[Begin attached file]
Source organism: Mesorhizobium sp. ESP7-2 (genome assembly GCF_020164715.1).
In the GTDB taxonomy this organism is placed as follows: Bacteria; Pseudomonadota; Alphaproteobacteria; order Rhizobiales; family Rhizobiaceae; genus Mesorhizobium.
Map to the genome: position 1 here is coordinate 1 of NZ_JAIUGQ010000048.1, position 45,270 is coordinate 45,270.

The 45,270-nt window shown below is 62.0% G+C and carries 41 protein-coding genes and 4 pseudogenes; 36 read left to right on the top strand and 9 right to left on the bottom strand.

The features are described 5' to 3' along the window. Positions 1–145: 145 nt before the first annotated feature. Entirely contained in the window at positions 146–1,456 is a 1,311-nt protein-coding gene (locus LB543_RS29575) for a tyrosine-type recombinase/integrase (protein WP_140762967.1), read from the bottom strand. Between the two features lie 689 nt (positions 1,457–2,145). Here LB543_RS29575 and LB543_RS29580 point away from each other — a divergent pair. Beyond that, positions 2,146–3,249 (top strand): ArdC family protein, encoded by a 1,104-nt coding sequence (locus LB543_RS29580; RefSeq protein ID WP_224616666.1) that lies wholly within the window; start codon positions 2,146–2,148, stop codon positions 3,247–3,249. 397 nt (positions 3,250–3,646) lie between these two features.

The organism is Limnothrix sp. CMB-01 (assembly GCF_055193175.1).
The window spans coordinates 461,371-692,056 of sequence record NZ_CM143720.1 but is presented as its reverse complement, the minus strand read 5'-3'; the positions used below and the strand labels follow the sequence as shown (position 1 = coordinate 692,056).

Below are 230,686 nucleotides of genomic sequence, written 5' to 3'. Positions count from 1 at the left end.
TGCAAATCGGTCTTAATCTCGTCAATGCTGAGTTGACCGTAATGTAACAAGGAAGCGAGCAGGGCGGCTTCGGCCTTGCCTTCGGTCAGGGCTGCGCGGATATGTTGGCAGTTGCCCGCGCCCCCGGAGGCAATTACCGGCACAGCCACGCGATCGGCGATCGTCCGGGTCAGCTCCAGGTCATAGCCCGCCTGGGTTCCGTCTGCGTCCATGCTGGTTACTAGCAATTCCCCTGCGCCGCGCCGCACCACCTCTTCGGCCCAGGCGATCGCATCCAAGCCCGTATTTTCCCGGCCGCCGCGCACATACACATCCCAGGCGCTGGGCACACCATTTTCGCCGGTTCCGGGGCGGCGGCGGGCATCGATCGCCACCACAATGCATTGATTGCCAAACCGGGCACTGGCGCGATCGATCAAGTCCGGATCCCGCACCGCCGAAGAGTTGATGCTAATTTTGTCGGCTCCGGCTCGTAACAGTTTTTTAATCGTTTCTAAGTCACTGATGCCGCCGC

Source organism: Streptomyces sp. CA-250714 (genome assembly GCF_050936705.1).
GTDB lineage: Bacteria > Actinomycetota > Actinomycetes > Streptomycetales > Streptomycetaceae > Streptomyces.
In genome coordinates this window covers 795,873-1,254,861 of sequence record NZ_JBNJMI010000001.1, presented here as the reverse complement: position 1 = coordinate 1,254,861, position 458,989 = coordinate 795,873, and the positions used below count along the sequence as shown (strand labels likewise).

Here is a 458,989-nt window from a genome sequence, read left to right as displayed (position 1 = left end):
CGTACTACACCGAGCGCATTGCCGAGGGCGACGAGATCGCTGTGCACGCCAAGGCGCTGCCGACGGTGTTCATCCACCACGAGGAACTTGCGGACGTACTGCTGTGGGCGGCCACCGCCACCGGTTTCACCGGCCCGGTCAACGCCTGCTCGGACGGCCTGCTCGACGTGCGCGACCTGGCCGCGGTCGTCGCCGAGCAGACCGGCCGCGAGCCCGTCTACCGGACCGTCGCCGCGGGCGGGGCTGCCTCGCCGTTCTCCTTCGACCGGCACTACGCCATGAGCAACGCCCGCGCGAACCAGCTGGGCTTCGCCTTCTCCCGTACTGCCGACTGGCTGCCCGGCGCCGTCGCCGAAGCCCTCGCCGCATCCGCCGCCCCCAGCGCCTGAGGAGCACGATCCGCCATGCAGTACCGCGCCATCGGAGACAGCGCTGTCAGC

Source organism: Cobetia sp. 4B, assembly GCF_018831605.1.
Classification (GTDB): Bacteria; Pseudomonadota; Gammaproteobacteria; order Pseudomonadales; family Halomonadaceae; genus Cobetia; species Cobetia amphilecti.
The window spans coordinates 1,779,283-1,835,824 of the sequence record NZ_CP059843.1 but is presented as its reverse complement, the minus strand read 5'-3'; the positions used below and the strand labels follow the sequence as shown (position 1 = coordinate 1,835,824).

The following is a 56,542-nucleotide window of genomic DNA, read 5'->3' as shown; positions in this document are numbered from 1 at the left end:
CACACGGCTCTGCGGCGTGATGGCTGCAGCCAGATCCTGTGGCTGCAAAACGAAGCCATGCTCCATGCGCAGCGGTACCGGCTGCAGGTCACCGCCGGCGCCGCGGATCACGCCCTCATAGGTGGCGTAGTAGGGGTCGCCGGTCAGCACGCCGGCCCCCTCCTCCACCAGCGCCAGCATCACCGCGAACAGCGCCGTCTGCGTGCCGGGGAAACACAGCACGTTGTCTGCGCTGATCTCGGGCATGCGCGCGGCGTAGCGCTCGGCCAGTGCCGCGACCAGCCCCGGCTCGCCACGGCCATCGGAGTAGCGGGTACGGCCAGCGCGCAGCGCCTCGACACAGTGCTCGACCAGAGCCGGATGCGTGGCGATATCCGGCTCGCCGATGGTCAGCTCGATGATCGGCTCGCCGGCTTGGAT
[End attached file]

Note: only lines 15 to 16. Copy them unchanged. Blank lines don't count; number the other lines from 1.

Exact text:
Source organism: Cobetia sp. 4B, assembly GCF_018831605.1.
Classification (GTDB): Bacteria; Pseudomonadota; Gammaproteobacteria; order Pseudomonadales; family Halomonadaceae; genus Cobetia; species Cobetia amphilecti.